Pertaining to genes or DNA, for example genetic disease, genetic engineering
genetic code  
The sequence of bases along a sugar phosphate backbone, when read in three letter 'words' (e.g. TTA, AGC etc.). This, in turn, encodes the structure of a particular protein
genetic engineering  
The use of modern techniques to 'cut' and 'stick' DNA into the genome of an organism, enabling it to express new characteristics e.g. pest resistance in crop plants.
genetic fingerprint  
A technique which exploits the fact that everyone has different DNA (apart from identical twins) to produce a unique profile, appearing rather like a bar code, from which individuals can be identified.
genetic material  
A reference to DNA in bulk, such as that from a blood sample or similar.
genetic modification  
Genetic engineering
genetic recombination  
The random 'mixing' of genes, both within individuals as gametes (sex cells) are formed, and between individuals when these gametes combine to produce a new individual
genetically inherited diseases  
Congenital diseases caused by the sufferer inheriting one or more copies of a defective (mutant) gene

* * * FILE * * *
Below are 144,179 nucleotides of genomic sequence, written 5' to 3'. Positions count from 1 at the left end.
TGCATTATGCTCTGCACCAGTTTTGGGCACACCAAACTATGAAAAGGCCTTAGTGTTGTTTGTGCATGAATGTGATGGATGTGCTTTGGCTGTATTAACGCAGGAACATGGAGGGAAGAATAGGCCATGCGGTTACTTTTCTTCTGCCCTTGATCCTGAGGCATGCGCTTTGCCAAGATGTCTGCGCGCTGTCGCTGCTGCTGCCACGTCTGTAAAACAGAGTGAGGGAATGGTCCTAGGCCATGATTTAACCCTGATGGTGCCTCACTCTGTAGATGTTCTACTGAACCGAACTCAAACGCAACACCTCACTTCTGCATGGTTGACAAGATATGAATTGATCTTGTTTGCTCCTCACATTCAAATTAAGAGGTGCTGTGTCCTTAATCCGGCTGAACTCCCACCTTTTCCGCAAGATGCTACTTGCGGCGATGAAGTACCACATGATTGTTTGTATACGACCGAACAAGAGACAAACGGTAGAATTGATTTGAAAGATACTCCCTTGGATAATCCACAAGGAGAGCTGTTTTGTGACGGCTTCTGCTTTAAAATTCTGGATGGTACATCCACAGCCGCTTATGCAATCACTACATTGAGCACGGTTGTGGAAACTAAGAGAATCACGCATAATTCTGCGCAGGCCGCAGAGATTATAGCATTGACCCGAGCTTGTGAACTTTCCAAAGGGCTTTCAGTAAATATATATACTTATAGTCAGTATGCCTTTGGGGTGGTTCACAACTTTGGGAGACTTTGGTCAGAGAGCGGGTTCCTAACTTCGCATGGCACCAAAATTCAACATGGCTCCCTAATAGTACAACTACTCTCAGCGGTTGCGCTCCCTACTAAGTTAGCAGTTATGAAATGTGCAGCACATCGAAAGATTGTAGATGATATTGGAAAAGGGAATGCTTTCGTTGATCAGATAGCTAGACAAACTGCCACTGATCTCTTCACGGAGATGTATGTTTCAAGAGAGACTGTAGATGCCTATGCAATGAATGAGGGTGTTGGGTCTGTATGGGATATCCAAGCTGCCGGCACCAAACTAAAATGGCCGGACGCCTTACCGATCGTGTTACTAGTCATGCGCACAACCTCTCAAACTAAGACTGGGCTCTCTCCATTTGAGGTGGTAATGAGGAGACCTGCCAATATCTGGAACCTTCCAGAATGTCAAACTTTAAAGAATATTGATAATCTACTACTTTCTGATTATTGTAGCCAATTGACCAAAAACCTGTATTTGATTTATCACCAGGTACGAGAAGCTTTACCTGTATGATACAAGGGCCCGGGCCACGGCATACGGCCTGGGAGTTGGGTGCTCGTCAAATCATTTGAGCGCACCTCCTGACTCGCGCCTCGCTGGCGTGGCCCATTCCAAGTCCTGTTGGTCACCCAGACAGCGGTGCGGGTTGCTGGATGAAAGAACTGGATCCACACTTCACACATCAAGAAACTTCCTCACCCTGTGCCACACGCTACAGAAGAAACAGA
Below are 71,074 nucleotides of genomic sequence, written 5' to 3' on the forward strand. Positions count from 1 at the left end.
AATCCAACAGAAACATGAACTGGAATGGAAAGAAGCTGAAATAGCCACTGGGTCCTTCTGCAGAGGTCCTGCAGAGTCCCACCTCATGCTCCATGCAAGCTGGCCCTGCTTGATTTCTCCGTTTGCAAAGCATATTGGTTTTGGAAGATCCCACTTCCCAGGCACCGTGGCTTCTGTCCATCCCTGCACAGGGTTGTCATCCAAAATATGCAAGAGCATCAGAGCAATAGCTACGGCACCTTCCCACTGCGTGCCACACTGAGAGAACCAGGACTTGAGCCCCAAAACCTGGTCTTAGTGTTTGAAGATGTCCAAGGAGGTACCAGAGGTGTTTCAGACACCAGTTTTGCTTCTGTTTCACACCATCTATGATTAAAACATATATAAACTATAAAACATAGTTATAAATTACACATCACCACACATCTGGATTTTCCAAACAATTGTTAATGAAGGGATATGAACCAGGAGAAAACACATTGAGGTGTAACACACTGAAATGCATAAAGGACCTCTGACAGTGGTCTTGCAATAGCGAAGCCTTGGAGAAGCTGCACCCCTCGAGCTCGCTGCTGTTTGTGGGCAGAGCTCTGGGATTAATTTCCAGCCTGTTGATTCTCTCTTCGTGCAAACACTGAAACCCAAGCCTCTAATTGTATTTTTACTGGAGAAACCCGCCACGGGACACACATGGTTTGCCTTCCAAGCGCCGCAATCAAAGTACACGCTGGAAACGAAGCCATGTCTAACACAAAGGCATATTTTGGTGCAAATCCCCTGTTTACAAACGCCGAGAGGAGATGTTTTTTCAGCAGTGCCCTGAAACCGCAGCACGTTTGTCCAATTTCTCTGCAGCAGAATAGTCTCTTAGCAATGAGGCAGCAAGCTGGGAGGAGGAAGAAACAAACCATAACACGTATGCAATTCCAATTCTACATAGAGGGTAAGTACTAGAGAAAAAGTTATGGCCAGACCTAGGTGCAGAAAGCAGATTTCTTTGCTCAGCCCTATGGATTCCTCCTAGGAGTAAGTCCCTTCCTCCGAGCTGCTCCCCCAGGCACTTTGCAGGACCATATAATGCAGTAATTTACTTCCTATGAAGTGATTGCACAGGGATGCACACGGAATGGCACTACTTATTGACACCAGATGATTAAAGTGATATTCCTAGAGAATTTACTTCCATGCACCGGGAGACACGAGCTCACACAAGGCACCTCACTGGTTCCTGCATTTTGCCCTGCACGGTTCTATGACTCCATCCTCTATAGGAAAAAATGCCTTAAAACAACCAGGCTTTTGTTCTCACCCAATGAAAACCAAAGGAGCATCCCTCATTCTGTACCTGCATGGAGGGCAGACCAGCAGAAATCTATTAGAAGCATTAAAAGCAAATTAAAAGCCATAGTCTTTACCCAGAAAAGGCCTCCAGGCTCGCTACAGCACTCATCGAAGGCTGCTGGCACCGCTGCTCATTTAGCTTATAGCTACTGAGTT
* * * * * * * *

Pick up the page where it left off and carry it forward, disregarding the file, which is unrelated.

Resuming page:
All of the DNA in a normal cell from a particular species. In humans, the genome refers to all the DNA contained within the 46 chromosomes found in normal cells
The composition of a person's DNA with respect to a particular characteristic e.g. eye colour. This may include 'hidden' recessive genes that the person does not express.
germline therapy  
An approach to gene therapy, currently illegal. Germline therapy involves inserting a 'normal' gene into an embryo which is carrying a genetic disease while it is still composed of only a few cells. This essentially 'cures' the disease at source and the resulting individual will never suffer the disease. Banned because the human genome is irretrievably altered, not only for the individuals concerned but all of their children, grandchildren etc.
Genetically Modified
GM food  
Genetically Modified food. Foodstuff containing ingredients from genetically modified organisms (usually crop plants).
GMOs, genetically-modified organisms  
Any living thing subjected to genetic modification/engineering
guanine, G  
DNA and RNA base, always pairs with cytosine - C
The protein which fills red blood cells, giving them, and blood, their characteristic red colour. Essential in carrying oxygen to the body.
Chemical messengers released into the blood to produce a response elsewhere e.g. adrenaline
Human Genome Project  
The completed project to 'read' the genetic code of all the DNA contained within the human genome
Huntingdon's chorea  
Genetic disease in which degeneration of the nervous system produces gradually worsening paralysis and eventual death, usually in middle age.